- The gig economy will rent you a friend (stranger without a background check) for cash!
- Paul Kelly, Harry’s Cafe de Wheels and OzHarvest: A collab made in Gravy heaven
- What did we do to deserve this? Well, everything, actually
- Queen restores absolute monarchy after Tories sweep exit polls
- On the back of another election, both parties seem incapable of handling Britain’s problems
According to the University of Illinois, those who are more optimistic, sleep better at night. Great.
As someone who suffers from depression as well as insomnia, advice rolls in fast, usually wrapped in positivity.
I’m often told to either get more sleep, go for a walk, or think positive. Disappointingly, the latter is now canon, as it seems that those who are inherently optimistic, sleep better.
The University of Illinois rounded up 3,500 people, with the research discovering that there were “significant associations between optimism and various characteristics of self-reported sleep after adjusting for a wide array of variables, including socio-demographic characteristics, health conditions and depressive symptoms.”
The levels of optimism in the subjects were measured via a survey, which asked them how much they agreed with positive statements such as “I’m always optimistic about my future” and with negatively worded sentences such as “I hardly expect things to go my way.”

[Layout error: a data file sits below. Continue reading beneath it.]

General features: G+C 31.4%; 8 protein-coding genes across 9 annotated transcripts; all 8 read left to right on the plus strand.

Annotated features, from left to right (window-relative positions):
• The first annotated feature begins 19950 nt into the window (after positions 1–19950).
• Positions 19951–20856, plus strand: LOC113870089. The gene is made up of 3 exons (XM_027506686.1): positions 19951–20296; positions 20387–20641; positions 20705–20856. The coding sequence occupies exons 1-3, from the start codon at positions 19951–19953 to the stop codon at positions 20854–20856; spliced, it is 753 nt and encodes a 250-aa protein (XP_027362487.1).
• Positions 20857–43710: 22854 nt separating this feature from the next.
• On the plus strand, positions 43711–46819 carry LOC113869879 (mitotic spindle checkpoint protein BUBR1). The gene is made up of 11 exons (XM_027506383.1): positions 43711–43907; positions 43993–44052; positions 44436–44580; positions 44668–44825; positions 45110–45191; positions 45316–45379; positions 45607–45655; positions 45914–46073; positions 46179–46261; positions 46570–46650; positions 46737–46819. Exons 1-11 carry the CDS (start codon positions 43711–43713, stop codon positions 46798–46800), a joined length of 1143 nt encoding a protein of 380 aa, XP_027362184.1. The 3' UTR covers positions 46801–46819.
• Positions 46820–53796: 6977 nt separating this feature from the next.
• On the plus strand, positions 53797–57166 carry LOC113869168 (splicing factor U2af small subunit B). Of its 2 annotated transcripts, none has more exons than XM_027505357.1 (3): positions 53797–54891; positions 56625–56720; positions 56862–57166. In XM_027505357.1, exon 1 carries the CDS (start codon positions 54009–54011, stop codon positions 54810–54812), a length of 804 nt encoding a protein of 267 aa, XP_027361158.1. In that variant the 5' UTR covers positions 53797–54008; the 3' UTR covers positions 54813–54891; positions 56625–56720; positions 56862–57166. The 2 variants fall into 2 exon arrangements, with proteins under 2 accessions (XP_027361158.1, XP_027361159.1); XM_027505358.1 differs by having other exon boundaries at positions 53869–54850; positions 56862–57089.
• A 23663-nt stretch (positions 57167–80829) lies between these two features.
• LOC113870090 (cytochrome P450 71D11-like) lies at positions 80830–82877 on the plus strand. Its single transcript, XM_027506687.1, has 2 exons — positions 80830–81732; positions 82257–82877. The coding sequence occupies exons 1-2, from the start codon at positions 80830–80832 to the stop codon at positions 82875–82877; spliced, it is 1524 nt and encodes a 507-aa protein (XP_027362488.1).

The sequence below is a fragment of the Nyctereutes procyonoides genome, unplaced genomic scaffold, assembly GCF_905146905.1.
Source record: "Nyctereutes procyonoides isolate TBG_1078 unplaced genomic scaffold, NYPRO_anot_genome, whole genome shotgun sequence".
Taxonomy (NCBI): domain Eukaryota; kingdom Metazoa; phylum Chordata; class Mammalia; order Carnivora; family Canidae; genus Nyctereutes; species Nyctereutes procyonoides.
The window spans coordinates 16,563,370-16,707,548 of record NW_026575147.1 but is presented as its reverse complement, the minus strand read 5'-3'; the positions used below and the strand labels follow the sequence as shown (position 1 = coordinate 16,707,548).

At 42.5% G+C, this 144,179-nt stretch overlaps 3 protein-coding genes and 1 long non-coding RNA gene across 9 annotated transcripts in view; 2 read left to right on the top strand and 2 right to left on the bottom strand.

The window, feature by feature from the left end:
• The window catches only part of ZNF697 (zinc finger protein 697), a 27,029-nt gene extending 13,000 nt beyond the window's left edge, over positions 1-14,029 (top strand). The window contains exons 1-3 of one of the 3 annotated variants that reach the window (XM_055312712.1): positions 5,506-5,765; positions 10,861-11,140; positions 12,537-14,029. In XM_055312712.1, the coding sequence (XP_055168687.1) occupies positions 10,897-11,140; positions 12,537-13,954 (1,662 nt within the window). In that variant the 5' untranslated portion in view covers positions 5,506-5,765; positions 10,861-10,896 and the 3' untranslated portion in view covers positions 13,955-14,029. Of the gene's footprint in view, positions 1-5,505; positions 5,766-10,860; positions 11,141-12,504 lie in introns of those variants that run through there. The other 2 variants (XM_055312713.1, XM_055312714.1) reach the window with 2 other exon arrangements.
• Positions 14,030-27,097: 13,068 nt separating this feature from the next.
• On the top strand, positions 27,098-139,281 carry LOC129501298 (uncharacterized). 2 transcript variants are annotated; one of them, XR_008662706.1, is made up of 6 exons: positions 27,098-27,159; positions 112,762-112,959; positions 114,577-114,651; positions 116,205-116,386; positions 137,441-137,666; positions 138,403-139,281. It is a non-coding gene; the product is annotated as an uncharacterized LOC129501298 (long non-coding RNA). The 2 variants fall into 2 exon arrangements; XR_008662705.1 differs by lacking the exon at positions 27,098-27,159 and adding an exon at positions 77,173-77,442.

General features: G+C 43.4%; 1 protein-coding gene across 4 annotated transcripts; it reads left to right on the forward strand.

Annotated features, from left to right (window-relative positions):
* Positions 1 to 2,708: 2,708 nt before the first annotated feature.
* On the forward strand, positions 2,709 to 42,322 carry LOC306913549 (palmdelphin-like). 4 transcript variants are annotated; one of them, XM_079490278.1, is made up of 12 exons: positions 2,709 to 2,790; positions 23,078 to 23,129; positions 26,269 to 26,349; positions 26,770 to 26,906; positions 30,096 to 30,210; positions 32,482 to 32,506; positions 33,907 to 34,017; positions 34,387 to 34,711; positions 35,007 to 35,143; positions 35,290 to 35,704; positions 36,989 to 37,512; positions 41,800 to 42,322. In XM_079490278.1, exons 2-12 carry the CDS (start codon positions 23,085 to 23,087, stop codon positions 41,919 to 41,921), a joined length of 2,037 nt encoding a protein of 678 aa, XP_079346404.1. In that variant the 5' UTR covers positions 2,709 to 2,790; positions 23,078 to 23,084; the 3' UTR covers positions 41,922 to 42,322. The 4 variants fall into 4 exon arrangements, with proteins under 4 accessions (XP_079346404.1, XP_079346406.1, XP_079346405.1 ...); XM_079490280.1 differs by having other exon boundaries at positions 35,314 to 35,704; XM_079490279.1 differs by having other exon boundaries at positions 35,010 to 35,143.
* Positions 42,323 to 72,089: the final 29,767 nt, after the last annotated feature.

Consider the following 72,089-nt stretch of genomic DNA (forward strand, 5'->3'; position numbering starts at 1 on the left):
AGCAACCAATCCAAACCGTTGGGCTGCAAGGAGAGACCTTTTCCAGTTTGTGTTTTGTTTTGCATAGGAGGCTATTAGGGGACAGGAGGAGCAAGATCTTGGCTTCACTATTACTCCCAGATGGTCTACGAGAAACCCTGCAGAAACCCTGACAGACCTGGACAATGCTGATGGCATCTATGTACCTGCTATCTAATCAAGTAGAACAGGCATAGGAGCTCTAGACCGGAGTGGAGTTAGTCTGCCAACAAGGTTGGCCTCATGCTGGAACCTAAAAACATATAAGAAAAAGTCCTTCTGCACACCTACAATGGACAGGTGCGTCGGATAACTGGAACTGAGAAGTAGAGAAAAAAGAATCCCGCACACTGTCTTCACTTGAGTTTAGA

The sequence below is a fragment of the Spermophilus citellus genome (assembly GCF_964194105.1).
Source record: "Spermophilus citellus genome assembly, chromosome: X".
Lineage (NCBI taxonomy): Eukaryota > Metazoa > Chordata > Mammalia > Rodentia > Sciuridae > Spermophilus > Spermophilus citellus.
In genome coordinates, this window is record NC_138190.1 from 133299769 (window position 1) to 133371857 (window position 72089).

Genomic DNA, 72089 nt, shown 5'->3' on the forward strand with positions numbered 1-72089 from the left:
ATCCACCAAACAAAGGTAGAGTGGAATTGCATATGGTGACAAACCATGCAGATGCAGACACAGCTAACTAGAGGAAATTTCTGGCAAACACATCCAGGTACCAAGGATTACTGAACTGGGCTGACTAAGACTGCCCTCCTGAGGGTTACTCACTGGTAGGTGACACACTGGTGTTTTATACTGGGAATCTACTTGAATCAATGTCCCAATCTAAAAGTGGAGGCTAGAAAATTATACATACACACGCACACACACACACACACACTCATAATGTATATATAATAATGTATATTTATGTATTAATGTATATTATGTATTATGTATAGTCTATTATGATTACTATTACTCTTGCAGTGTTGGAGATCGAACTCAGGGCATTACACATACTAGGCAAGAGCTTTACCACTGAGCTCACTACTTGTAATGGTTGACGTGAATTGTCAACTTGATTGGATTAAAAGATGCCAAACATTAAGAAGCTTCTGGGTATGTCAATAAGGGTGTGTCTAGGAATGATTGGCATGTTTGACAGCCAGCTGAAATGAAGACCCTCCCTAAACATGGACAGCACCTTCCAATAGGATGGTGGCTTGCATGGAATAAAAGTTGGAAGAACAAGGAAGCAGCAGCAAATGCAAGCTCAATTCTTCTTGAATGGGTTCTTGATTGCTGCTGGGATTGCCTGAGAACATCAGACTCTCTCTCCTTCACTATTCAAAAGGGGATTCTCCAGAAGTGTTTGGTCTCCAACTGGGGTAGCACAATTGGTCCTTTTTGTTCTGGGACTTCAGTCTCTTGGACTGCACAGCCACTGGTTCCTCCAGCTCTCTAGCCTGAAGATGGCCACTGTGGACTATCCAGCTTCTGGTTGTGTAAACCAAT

Individuals with greater levels of optimism were more likely to report that they got adequate sleep, slumbering six to nine hours nightly.
Participants also reported on their sleep, assessing symptoms of insomnia, difficulty falling asleep and the number of hours of actual sleep they garnered each night.
The co-authors found that “with each standard deviation increase – the typical distance across data points — in participants’ optimism score they had 78% higher odds of reporting very good sleep quality.”
Likewise, individuals with greater levels of optimism were more likely to report that they got adequate sleep, slumbering six to nine hours nightly. And they were 74% more likely to have no symptoms of insomnia and reported less daytime sleepiness.